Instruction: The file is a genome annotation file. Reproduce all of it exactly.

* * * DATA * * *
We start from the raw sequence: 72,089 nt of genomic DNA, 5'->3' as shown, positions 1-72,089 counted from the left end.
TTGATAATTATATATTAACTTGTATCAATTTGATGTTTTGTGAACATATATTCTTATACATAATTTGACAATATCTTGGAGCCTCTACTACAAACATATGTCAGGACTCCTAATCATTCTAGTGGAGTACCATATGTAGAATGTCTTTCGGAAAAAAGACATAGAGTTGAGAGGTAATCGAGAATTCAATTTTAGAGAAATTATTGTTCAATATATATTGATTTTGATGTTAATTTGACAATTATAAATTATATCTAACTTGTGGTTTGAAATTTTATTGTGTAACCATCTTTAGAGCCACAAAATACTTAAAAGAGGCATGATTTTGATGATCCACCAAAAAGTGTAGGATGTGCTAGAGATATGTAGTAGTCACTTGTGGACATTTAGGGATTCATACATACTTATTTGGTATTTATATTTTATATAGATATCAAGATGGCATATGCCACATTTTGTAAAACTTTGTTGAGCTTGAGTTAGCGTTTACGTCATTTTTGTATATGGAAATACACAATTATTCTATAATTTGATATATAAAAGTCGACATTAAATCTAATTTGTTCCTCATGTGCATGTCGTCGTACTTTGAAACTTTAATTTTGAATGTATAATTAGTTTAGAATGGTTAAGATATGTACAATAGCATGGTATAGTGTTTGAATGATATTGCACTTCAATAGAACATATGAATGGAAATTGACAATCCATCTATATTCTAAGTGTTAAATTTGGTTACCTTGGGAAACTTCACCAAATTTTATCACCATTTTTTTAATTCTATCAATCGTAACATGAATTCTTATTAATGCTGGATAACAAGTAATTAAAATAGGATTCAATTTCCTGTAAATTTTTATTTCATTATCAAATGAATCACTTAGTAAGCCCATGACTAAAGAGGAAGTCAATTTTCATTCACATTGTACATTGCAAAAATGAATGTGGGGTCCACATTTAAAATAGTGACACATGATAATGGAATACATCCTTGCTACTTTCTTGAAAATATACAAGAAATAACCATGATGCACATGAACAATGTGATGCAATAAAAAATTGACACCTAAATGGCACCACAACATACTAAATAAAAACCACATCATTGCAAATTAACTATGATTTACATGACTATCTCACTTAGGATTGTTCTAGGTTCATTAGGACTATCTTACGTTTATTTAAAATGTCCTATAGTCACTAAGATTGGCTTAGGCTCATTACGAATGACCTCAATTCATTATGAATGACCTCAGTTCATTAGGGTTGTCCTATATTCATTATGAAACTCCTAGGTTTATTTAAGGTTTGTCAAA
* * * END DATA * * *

We start from the raw sequence: 72,089 nt of genomic DNA, 5'->3' as shown, positions 1-72,089 counted from the left end.
TTGATAATTATATATTAACTTGTATCAATTTGATGTTTTGTGAACATATATTCTTATACATAATTTGACAATATCTTGGAGCCTCTACTACAAACATATGTCAGGACTCCTAATCATTCTAGTGGAGTACCATATGTAGAATGTCTTTCGGAAAAAAGACATAGAGTTGAGAGGTAATCGAGAATTCAATTTTAGAGAAATTATTGTTCAATATATATTGATTTTGATGTTAATTTGACAATTATAAATTATATCTAACTTGTGGTTTGAAATTTTATTGTGTAACCATCTTTAGAGCCACAAAATACTTAAAAGAGGCATGATTTTGATGATCCACCAAAAAGTGTAGGATGTGCTAGAGATATGTAGTAGTCACTTGTGGACATTTAGGGATTCATACATACTTATTTGGTATTTATATTTTATATAGATATCAAGATGGCATATGCCACATTTTGTAAAACTTTGTTGAGCTTGAGTTAGCGTTTACGTCATTTTTGTATATGGAAATACACAATTATTCTATAATTTGATATATAAAAGTCGACATTAAATCTAATTTGTTCCTCATGTGCATGTCGTCGTACTTTGAAACTTTAATTTTGAATGTATAATTAGTTTAGAATGGTTAAGATATGTACAATAGCATGGTATAGTGTTTGAATGATATTGCACTTCAATAGAACATATGAATGGAAATTGACAATCCATCTATATTCTAAGTGTTAAATTTGGTTACCTTGGGAAACTTCACCAAATTTTATCACCATTTTTTTAATTCTATCAATCGTAACATGAATTCTTATTAATGCTGGATAACAAGTAATTAAAATAGGATTCAATTTCCTGTAAATTTTTATTTCATTATCAAATGAATCACTTAGTAAGCCCATGACTAAAGAGGAAGTCAATTTTCATTCACATTGTACATTGCAAAAATGAATGTGGGGTCCACATTTAAAATAGTGACACATGATAATGGAATACATCCTTGCTACTTTCTTGAAAATATACAAGAAATAACCATGATGCACATGAACAATGTGATGCAATAAAAAATTGACACCTAAATGGCACCACAACATACTAAATAAAAACCACATCATTGCAAATTAACTATGATTTACATGACTATCTCACTTAGGATTGTTCTAGGTTCATTAGGACTATCTTACGTTTATTTAAAATGTCCTATAGTCACTAAGATTGGCTTAGGCTCATTACGAATGACCTCAATTCATTATGAATGACCTCAGTTCATTAGGGTTGTCCTATATTCATTATGAAACTCCTAGGTTTATTTAAGGTTTGTCAAA